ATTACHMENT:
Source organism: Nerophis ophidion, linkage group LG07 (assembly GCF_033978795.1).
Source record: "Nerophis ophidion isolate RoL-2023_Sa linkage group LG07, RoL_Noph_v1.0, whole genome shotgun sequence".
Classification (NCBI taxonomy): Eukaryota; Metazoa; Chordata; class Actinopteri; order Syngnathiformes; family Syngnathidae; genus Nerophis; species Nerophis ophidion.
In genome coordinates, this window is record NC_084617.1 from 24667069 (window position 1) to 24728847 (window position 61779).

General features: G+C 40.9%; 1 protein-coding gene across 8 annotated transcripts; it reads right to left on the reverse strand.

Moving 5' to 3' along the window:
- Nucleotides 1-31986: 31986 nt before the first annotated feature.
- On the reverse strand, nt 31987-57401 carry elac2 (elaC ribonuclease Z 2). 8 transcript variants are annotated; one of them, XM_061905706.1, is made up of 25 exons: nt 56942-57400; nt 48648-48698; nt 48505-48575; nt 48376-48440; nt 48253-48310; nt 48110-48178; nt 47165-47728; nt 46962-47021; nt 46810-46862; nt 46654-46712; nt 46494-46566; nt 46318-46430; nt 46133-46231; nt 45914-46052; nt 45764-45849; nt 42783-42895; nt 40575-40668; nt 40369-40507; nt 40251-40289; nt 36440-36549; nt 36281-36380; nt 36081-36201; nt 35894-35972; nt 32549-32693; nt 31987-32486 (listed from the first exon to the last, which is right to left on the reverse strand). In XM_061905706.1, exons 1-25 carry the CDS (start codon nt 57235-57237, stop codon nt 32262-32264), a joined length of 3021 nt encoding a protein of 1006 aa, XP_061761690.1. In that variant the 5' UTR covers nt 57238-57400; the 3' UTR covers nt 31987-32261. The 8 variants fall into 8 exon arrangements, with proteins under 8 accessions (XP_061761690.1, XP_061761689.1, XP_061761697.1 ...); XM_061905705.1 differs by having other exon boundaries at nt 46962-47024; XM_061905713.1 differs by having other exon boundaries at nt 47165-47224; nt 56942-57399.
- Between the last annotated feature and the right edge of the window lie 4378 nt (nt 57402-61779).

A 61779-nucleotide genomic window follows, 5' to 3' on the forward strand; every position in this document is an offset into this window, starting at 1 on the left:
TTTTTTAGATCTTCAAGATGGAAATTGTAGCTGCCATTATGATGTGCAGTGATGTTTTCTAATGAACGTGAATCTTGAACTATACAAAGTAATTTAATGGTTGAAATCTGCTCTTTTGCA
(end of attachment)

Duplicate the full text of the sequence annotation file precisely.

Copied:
Source organism: Nerophis ophidion, linkage group LG07 (assembly GCF_033978795.1).
Source record: "Nerophis ophidion isolate RoL-2023_Sa linkage group LG07, RoL_Noph_v1.0, whole genome shotgun sequence".
Classification (NCBI taxonomy): Eukaryota; Metazoa; Chordata; class Actinopteri; order Syngnathiformes; family Syngnathidae; genus Nerophis; species Nerophis ophidion.
In genome coordinates, this window is record NC_084617.1 from 24667069 (window position 1) to 24728847 (window position 61779).

General features: G+C 40.9%; 1 protein-coding gene across 8 annotated transcripts; it reads right to left on the reverse strand.

Moving 5' to 3' along the window:
- Nucleotides 1-31986: 31986 nt before the first annotated feature.
- On the reverse strand, nt 31987-57401 carry elac2 (elaC ribonuclease Z 2). 8 transcript variants are annotated; one of them, XM_061905706.1, is made up of 25 exons: nt 56942-57400; nt 48648-48698; nt 48505-48575; nt 48376-48440; nt 48253-48310; nt 48110-48178; nt 47165-47728; nt 46962-47021; nt 46810-46862; nt 46654-46712; nt 46494-46566; nt 46318-46430; nt 46133-46231; nt 45914-46052; nt 45764-45849; nt 42783-42895; nt 40575-40668; nt 40369-40507; nt 40251-40289; nt 36440-36549; nt 36281-36380; nt 36081-36201; nt 35894-35972; nt 32549-32693; nt 31987-32486 (listed from the first exon to the last, which is right to left on the reverse strand). In XM_061905706.1, exons 1-25 carry the CDS (start codon nt 57235-57237, stop codon nt 32262-32264), a joined length of 3021 nt encoding a protein of 1006 aa, XP_061761690.1. In that variant the 5' UTR covers nt 57238-57400; the 3' UTR covers nt 31987-32261. The 8 variants fall into 8 exon arrangements, with proteins under 8 accessions (XP_061761690.1, XP_061761689.1, XP_061761697.1 ...); XM_061905705.1 differs by having other exon boundaries at nt 46962-47024; XM_061905713.1 differs by having other exon boundaries at nt 47165-47224; nt 56942-57399.
- Between the last annotated feature and the right edge of the window lie 4378 nt (nt 57402-61779).

A 61779-nucleotide genomic window follows, 5' to 3' on the forward strand; every position in this document is an offset into this window, starting at 1 on the left:
TTTTTTAGATCTTCAAGATGGAAATTGTAGCTGCCATTATGATGTGCAGTGATGTTTTCTAATGAACGTGAATCTTGAACTATACAAAGTAATTTAATGGTTGAAATCTGCTCTTTTGCA